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Lot 54

Tamiko Thiel

* 1957 in Oakland, California, USA
lives and works in Munich


3-D ceramic print, custom augmented reality app
20 × 24 × 24 cm
Unique piece
Certificate with signature

Gallery price: € 9.500,- incl. VAT.

Consigned by Tamiko Thiel

Courtesy Tamiko Thiel
Photo: Haydar Koyupinar, Bayerische Staatsgemäldesammlungen, Munich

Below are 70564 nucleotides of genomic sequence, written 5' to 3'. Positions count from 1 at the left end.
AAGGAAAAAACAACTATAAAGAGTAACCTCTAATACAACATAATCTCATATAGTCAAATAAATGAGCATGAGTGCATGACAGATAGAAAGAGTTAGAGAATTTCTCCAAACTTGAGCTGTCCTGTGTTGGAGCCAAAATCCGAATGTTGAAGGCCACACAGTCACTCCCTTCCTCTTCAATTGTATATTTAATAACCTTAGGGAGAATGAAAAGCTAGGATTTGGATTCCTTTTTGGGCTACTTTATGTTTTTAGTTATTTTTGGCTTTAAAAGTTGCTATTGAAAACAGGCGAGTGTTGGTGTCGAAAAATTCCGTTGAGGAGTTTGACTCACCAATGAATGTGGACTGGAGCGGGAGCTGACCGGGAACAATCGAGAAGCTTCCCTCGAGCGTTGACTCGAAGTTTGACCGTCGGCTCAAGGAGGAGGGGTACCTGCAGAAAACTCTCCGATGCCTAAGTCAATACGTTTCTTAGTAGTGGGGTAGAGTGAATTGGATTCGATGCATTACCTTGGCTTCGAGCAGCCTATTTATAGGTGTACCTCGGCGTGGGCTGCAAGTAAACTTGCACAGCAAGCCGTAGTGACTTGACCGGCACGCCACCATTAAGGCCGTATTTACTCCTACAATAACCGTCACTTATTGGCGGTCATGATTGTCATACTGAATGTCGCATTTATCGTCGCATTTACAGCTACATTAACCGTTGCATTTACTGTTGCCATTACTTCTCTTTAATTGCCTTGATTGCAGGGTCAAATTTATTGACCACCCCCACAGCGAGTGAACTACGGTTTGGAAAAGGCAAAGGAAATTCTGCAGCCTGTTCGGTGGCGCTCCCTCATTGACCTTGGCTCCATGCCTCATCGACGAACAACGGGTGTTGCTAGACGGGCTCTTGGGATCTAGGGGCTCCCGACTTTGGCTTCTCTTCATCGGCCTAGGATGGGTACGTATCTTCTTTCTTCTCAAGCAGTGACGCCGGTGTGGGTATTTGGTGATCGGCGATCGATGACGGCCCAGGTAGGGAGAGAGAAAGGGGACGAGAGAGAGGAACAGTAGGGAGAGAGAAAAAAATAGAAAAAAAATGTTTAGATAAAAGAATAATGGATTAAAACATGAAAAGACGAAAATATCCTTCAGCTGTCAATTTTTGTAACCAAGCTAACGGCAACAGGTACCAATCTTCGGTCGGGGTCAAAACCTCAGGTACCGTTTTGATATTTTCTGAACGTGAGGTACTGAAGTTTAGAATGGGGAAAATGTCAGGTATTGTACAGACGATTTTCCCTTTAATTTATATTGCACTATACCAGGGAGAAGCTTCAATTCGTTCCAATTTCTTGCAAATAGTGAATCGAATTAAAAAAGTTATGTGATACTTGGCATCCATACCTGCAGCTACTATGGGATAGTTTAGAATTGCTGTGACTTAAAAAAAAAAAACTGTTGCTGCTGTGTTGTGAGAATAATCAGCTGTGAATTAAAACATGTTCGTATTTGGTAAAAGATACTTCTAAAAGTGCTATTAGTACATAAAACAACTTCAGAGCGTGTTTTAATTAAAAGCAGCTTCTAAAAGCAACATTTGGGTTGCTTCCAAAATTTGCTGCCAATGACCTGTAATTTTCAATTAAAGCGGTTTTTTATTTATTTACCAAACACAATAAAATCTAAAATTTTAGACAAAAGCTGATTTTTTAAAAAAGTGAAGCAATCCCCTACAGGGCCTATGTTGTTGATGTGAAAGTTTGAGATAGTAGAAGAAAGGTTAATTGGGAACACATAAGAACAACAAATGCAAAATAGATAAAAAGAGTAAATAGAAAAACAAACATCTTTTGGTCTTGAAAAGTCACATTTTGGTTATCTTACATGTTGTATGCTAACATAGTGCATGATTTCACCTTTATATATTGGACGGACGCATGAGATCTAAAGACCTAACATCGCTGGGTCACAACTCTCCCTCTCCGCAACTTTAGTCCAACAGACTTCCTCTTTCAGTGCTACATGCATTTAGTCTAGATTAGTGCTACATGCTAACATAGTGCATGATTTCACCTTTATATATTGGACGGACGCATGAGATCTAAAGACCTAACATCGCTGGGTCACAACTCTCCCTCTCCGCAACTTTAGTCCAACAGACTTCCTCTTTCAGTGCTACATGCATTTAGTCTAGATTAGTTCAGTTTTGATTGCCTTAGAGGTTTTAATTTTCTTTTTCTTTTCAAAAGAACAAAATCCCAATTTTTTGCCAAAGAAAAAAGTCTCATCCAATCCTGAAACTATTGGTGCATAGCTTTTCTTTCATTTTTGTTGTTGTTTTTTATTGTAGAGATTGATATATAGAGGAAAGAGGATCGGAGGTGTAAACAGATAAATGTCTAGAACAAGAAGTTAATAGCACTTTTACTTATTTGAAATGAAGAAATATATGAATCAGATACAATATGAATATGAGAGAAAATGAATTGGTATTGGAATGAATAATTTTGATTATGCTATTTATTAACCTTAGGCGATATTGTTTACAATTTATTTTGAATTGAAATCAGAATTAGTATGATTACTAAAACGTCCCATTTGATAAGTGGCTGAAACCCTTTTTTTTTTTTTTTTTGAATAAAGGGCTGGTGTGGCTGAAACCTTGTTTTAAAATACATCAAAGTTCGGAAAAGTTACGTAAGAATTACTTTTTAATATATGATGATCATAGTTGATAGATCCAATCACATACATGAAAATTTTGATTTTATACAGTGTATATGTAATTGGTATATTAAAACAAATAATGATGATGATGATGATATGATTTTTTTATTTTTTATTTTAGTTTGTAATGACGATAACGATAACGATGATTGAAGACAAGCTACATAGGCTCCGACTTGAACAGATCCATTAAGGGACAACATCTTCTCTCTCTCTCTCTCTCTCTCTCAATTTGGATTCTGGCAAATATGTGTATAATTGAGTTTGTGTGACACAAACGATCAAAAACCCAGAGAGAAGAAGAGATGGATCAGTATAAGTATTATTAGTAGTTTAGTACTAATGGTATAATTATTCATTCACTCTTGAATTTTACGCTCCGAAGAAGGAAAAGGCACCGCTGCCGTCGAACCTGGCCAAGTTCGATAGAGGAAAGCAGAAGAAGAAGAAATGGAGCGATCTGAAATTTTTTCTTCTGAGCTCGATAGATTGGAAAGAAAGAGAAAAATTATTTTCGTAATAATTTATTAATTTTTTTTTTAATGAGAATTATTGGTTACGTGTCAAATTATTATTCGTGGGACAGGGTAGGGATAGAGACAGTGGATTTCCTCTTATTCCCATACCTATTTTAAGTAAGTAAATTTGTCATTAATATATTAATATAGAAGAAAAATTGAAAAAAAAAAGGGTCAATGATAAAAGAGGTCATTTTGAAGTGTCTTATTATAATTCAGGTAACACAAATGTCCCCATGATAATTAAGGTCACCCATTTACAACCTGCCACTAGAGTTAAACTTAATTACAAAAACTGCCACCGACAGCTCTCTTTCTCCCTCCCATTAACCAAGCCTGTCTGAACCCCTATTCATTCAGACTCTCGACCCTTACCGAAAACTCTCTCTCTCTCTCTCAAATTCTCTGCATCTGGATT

Tamiko Thiel is a pioneer of augmented and virtual reality. As early as the 1980s she developed programs at the Massachusetts Institute of Technology and was the chief product designer of the CM-2 supercomputer, which entered the collection of MoMA. The American media artist addresses the play between positioning and surrounding space; she asks questions concerning cultural identity and deals with environmental issues. The two-part work Nothing of him that doth fade (after Ariel’s song from Shakespeare’s The Tempest) consists of a fragile white ceramic sculpture whose forms first become recognizable on closer inspection: plastic bottles, straws, and rubber ducks. When visitors direct an iPad with the corresponding augmented reality app toward the sculpture, similar but colorful “plastic waste corals” appear on its screen. If one looks around, it becomes apparent that the corals have taken over the space. With time, the colorful world fades and everything becomes white—as white as the 3-D ceramic print that constitutes the point of departure. With her work, Thiel places herself in the art-historical tradition of the still life and has it arrive in the digital age. The work is a follow-up project of the AR installation Unexpected Growth commissioned by the Whitney Museum, New York, and incorporated into its collection. It was recommended for the Lumen Prize for art and technology and will premiere in Europe at the Museum Sinclair-Haus, Bad Homburg. Thiel has already exhibited at MoMA, New York; at the ZKM | Center for Art and Media Karlsruhe, and at the Tokyo Metropolitan Museum of Photography, and is currently presenting an AR installation at Karin Wimmer’s Digital Art Space in Munich.